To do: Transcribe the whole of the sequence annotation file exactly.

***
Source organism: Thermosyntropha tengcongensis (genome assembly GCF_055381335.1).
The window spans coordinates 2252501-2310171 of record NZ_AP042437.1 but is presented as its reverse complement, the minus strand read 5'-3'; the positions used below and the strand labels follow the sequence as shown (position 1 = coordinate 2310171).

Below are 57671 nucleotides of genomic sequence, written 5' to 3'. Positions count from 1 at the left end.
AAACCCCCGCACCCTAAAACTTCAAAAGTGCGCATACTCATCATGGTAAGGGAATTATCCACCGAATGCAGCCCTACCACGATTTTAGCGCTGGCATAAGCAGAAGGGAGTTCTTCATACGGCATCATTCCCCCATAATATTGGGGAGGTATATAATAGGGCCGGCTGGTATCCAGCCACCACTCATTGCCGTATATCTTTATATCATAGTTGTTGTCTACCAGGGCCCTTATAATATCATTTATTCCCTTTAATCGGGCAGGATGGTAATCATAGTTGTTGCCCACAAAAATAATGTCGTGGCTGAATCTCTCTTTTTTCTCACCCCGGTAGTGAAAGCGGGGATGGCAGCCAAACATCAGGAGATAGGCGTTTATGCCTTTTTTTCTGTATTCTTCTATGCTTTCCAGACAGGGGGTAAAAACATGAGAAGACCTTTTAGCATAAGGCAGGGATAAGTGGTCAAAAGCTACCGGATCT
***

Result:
Source organism: Thermosyntropha tengcongensis (genome assembly GCF_055381335.1).
The window spans coordinates 2252501-2310171 of record NZ_AP042437.1 but is presented as its reverse complement, the minus strand read 5'-3'; the positions used below and the strand labels follow the sequence as shown (position 1 = coordinate 2310171).

Below are 57671 nucleotides of genomic sequence, written 5' to 3'. Positions count from 1 at the left end.
AAACCCCCGCACCCTAAAACTTCAAAAGTGCGCATACTCATCATGGTAAGGGAATTATCCACCGAATGCAGCCCTACCACGATTTTAGCGCTGGCATAAGCAGAAGGGAGTTCTTCATACGGCATCATTCCCCCATAATATTGGGGAGGTATATAATAGGGCCGGCTGGTATCCAGCCACCACTCATTGCCGTATATCTTTATATCATAGTTGTTGTCTACCAGGGCCCTTATAATATCATTTATTCCCTTTAATCGGGCAGGATGGTAATCATAGTTGTTGCCCACAAAAATAATGTCGTGGCTGAATCTCTCTTTTTTCTCACCCCGGTAGTGAAAGCGGGGATGGCAGCCAAACATCAGGAGATAGGCGTTTATGCCTTTTTTTCTGTATTCTTCTATGCTTTCCAGACAGGGGGTAAAAACATGAGAAGACCTTTTAGCATAAGGCAGGGATAAGTGGTCAAAAGCTACCGGATCT